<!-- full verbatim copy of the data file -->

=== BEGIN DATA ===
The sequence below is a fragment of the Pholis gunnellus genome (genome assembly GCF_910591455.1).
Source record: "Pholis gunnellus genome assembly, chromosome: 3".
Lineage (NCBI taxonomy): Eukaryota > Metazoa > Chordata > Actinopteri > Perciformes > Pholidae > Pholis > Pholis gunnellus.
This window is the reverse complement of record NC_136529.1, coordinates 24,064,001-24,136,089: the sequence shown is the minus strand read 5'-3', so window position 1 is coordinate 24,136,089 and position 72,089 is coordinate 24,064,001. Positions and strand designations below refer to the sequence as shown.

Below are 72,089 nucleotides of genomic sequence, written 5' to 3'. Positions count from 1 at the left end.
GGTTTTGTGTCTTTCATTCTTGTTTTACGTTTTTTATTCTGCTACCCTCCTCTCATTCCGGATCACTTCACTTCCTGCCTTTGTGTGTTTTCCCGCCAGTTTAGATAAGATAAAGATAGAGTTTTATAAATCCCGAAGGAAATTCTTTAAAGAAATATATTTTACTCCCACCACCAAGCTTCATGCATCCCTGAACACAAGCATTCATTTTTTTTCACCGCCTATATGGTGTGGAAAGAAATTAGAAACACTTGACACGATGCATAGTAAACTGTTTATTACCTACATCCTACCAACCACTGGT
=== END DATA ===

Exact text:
The sequence below is a fragment of the Pholis gunnellus genome (genome assembly GCF_910591455.1).
Source record: "Pholis gunnellus genome assembly, chromosome: 3".
Lineage (NCBI taxonomy): Eukaryota > Metazoa > Chordata > Actinopteri > Perciformes > Pholidae > Pholis > Pholis gunnellus.
This window is the reverse complement of record NC_136529.1, coordinates 24,064,001-24,136,089: the sequence shown is the minus strand read 5'-3', so window position 1 is coordinate 24,136,089 and position 72,089 is coordinate 24,064,001. Positions and strand designations below refer to the sequence as shown.

Below are 72,089 nucleotides of genomic sequence, written 5' to 3'. Positions count from 1 at the left end.
GGTTTTGTGTCTTTCATTCTTGTTTTACGTTTTTTATTCTGCTACCCTCCTCTCATTCCGGATCACTTCACTTCCTGCCTTTGTGTGTTTTCCCGCCAGTTTAGATAAGATAAAGATAGAGTTTTATAAATCCCGAAGGAAATTCTTTAAAGAAATATATTTTACTCCCACCACCAAGCTTCATGCATCCCTGAACACAAGCATTCATTTTTTTTCACCGCCTATATGGTGTGGAAAGAAATTAGAAACACTTGACACGATGCATAGTAAACTGTTTATTACCTACATCCTACCAACCACTGGT